LONGVIEW -- College football recruiting is generally straight forward. If you're good enough, a team will pick you up and pay your room and board.

But this isn't the case for kicking specialists. Players that emerge to the forefront in close games and either save the day or blow it in one swift motion. Most colleges take their chances on the first and second-most called plays in a game by picking up walk-ons, regular students with a kicking background.

Sometimes specialists' success just doesn't translate to the college game in time to be deemed worthy of an immediate full-ride when there are pressing needs at other position groups. Colleges generally award scholarships after specialists prove themselves for a full season in live games.

Longview kicker Andres Perez, a rising senior, is fighting an uphill battle to be among the East Texas players with FBS offers and to win a free freshman year. But it's a worthwhile fight and the reward is sweet.

"Most universities don't really think it's worth it to give a kicker a scholarship, but it is worth it," he said. "When it comes down to the fourth quarter and there's one second left, you're going to need a kick to win a game. You need a good kicker to get the job done. In my opinion, it really is worth the scholarship."

There's a lot to like about Perez. He could feasibly finish his three-year varsity career with more than 200 career points and has a career-long 43-yard field goal with a lot of room to grow within a college training program.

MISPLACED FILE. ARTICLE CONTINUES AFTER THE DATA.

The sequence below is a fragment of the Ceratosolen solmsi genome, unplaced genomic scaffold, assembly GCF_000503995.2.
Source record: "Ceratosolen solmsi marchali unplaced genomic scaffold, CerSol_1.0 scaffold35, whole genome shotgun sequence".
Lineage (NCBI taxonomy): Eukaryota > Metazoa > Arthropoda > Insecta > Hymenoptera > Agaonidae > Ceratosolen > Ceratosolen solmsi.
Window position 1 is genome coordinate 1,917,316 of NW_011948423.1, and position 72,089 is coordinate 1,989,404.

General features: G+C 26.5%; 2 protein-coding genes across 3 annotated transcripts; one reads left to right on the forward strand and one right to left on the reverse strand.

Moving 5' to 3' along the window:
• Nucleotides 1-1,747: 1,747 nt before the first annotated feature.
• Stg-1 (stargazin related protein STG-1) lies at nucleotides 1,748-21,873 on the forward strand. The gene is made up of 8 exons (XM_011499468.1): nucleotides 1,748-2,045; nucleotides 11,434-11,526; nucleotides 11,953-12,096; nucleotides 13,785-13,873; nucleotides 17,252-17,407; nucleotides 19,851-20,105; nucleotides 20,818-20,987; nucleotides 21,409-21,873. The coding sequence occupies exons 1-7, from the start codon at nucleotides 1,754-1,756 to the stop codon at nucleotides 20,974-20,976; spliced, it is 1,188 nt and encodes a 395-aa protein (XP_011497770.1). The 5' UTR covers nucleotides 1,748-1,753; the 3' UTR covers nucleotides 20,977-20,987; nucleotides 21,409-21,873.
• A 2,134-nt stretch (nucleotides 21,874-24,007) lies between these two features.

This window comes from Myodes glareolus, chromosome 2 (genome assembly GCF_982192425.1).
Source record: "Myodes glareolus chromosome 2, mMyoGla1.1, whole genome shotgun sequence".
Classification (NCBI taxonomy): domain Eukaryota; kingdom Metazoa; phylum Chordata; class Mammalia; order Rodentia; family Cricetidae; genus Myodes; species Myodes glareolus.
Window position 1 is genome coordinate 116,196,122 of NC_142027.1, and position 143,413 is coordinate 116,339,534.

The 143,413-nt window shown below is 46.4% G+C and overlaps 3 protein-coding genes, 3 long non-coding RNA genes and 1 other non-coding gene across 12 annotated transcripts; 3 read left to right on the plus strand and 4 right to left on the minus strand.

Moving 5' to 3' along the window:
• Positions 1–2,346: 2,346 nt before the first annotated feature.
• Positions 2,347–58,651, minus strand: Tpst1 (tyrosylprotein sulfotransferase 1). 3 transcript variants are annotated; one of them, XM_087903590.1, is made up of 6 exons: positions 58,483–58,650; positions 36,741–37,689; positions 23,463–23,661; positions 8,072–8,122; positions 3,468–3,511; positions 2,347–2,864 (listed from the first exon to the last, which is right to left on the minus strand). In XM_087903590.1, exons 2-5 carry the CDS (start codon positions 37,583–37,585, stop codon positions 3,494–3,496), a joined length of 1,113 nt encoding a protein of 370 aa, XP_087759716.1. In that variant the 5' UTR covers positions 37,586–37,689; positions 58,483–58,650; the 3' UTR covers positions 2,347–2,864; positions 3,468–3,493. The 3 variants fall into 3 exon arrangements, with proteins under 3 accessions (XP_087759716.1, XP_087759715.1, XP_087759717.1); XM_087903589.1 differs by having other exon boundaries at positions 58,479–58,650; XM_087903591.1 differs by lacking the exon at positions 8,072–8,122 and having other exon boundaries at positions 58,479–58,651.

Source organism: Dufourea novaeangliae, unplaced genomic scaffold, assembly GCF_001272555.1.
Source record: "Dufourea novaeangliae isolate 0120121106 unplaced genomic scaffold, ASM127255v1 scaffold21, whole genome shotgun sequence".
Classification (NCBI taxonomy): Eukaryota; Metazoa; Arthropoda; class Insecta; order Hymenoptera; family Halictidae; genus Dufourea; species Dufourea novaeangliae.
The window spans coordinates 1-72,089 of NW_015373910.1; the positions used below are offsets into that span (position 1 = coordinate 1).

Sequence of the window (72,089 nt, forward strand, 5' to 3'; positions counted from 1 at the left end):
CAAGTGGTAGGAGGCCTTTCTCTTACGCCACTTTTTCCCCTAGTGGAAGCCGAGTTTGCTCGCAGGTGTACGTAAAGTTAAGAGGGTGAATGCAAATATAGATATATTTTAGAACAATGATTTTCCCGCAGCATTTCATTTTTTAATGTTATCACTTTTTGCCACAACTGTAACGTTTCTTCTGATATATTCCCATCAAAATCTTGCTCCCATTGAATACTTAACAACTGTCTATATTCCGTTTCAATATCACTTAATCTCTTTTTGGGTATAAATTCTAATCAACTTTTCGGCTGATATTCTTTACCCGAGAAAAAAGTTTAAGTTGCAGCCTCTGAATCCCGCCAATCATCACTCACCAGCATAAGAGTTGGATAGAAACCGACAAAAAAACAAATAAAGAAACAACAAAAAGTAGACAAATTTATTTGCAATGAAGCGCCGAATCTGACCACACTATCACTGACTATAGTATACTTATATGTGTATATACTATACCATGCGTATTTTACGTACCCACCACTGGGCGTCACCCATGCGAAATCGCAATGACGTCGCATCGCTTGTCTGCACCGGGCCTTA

Schools like him, but they're in wait-and-see mode.

Oklahoma State is a school that isn't as bashful taking kickers. They have sent Perez mail and feedback. But the Cowboys seem set with three kickers already on the roster and a signee in the 2013 class.

"I've kind of put them off the list because they already have a kicker that's committed," Perez said. "Why waste your time? Then Oklahoma signed Austin Seibert who is a kicker in my class. I've got to do some research. If they've offered a kicker, but they still haven't committed, I'm still going to hope to be on their prospect list. Only the ones who show interest and don't have a signed kicker are the ones I'm really focussing on."

Longview's kicker is about to make a pivotal move.

"I'm trying to get a scholarship, so this summer is going to be very big for me," Perez said. "I'm going to go to the university camps. Four to six this summer. That will be the only shot to show them what I can do right then and there. I went to the University of Texas camp last year and they told me I had great potential. But I was a junior back then.

"I'm going back to Texas on June 7 and then A&M on June 9. Then Houston on June14. (Houston is) showing a lot of interest. Then UNT in July. It's a slow process, even slower for kickers. It takes a lot of work, but I'm hoping to get there."

Perez has been Longview's starting kicker since 2012. He's 12-for-15 in field goals all-time  and a safe bet on PATs. He has scored 137 points, including 77 tallies last season.

"My goal is to break 200 points my senior year," he said. "I know the coaches will trust me. I haven't gotten to kick a 50-plus kick, but if I get the chance I'm pretty sure the coaches will let me out there and hopefully I'll make the kick."

If the opportunity doesn't come this season, Perez is bound to be thrust into a critical situation down the road.

But where and at what scholarship status?

"The biggest thing for us is taking the first step," Perez said. "We need to reach the coaches rather than them coming to us. It's pretty much hit or miss with each college."